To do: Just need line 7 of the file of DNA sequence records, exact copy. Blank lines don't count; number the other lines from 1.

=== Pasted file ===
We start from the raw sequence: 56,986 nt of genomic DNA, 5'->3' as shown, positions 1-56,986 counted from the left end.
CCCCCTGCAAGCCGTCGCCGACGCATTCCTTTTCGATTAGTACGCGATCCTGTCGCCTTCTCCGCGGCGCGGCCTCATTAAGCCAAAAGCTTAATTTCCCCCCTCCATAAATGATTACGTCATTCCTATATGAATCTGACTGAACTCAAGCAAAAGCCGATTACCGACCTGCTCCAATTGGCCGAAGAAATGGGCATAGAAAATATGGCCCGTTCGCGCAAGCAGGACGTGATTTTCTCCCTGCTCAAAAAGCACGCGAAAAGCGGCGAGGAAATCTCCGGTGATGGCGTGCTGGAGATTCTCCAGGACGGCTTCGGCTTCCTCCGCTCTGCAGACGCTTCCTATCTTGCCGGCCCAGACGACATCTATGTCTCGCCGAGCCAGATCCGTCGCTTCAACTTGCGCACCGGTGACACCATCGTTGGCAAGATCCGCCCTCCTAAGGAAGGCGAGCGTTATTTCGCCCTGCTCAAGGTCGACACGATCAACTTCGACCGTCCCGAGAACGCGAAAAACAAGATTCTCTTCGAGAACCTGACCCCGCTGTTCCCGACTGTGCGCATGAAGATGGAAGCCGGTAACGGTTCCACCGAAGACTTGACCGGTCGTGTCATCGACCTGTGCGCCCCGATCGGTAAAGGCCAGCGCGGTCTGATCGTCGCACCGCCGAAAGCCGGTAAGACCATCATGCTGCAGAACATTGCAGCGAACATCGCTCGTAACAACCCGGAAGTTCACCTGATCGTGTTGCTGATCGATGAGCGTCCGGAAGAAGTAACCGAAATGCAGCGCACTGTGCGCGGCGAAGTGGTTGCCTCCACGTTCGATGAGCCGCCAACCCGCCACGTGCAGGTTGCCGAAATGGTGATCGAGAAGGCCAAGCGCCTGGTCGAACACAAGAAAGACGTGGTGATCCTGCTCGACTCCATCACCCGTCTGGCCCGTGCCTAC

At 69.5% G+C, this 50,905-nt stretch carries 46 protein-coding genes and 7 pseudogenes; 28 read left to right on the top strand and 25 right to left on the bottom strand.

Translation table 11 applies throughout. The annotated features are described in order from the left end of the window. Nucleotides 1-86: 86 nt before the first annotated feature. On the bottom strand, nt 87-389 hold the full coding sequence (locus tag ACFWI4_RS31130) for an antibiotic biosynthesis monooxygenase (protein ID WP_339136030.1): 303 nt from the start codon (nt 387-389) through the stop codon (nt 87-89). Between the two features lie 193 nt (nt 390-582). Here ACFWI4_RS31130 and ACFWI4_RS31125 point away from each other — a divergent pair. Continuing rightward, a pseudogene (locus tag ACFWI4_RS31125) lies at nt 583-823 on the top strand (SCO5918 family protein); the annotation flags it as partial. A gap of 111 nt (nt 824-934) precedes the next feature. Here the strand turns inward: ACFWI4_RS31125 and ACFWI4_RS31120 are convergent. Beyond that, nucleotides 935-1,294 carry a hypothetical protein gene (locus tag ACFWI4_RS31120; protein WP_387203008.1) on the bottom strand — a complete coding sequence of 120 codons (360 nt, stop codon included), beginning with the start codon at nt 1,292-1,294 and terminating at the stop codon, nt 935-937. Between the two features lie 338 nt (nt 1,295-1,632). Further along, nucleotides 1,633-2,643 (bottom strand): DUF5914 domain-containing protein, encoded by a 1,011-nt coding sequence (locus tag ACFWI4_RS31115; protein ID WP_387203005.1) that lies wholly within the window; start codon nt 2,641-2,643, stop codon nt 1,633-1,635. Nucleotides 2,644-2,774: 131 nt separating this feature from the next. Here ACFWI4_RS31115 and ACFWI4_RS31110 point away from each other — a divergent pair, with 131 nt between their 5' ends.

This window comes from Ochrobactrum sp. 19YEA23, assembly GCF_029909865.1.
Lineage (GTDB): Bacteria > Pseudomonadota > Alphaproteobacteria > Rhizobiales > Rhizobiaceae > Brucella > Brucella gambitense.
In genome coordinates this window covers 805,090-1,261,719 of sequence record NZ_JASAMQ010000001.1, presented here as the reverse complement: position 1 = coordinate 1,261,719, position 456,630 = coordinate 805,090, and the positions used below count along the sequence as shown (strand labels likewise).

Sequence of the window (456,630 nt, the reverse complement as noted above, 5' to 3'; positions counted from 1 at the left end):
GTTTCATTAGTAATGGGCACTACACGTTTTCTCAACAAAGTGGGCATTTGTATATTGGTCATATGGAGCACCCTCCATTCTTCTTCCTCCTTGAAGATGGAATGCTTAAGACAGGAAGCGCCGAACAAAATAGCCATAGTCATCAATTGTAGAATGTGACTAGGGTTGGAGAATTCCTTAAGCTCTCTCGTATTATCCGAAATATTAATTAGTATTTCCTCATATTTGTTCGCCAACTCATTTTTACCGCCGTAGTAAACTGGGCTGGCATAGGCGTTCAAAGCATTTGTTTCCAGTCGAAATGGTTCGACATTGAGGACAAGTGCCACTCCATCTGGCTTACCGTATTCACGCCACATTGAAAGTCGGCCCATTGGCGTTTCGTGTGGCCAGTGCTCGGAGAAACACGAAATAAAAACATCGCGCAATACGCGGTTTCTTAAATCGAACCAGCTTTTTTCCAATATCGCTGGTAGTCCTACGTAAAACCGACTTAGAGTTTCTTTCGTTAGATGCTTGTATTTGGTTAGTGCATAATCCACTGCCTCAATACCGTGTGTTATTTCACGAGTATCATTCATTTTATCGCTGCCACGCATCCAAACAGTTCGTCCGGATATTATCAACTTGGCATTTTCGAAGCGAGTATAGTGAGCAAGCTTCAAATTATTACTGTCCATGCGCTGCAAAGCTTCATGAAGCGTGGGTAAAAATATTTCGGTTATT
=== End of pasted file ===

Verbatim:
In genome coordinates this window covers 805,090-1,261,719 of sequence record NZ_JASAMQ010000001.1, presented here as the reverse complement: position 1 = coordinate 1,261,719, position 456,630 = coordinate 805,090, and the positions used below count along the sequence as shown (strand labels likewise).